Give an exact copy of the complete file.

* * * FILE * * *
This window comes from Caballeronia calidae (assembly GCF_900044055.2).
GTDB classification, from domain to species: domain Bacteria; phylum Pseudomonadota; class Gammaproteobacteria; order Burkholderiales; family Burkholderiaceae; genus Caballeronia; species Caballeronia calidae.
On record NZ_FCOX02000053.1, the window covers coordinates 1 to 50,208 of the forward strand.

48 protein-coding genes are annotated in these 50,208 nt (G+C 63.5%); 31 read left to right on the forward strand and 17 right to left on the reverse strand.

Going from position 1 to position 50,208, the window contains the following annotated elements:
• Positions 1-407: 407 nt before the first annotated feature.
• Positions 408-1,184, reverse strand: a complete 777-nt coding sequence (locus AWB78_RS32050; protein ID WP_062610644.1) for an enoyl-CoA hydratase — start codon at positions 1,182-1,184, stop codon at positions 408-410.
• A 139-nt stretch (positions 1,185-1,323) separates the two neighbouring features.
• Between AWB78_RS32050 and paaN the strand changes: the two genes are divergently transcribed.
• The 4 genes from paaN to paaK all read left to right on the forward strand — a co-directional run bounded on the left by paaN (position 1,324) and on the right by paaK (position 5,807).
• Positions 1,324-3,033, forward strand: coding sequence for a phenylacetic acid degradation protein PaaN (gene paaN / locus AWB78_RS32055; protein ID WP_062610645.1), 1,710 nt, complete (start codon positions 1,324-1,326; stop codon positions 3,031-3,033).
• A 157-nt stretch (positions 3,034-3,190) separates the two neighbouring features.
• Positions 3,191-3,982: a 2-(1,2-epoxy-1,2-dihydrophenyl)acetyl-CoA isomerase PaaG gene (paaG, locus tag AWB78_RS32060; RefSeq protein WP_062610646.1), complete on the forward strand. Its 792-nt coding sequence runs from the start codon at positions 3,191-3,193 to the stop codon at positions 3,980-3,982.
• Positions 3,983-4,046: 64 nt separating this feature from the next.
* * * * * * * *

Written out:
This window comes from Caballeronia calidae (assembly GCF_900044055.2).
GTDB classification, from domain to species: domain Bacteria; phylum Pseudomonadota; class Gammaproteobacteria; order Burkholderiales; family Burkholderiaceae; genus Caballeronia; species Caballeronia calidae.
On record NZ_FCOX02000053.1, the window covers coordinates 1 to 50,208 of the forward strand.

48 protein-coding genes are annotated in these 50,208 nt (G+C 63.5%); 31 read left to right on the forward strand and 17 right to left on the reverse strand.

Going from position 1 to position 50,208, the window contains the following annotated elements:
• Positions 1-407: 407 nt before the first annotated feature.
• Positions 408-1,184, reverse strand: a complete 777-nt coding sequence (locus AWB78_RS32050; protein ID WP_062610644.1) for an enoyl-CoA hydratase — start codon at positions 1,182-1,184, stop codon at positions 408-410.
• A 139-nt stretch (positions 1,185-1,323) separates the two neighbouring features.
• Between AWB78_RS32050 and paaN the strand changes: the two genes are divergently transcribed.
• The 4 genes from paaN to paaK all read left to right on the forward strand — a co-directional run bounded on the left by paaN (position 1,324) and on the right by paaK (position 5,807).
• Positions 1,324-3,033, forward strand: coding sequence for a phenylacetic acid degradation protein PaaN (gene paaN / locus AWB78_RS32055; protein ID WP_062610645.1), 1,710 nt, complete (start codon positions 1,324-1,326; stop codon positions 3,031-3,033).
• A 157-nt stretch (positions 3,034-3,190) separates the two neighbouring features.
• Positions 3,191-3,982: a 2-(1,2-epoxy-1,2-dihydrophenyl)acetyl-CoA isomerase PaaG gene (paaG, locus tag AWB78_RS32060; RefSeq protein WP_062610646.1), complete on the forward strand. Its 792-nt coding sequence runs from the start codon at positions 3,191-3,193 to the stop codon at positions 3,980-3,982.
• Positions 3,983-4,046: 64 nt separating this feature from the next.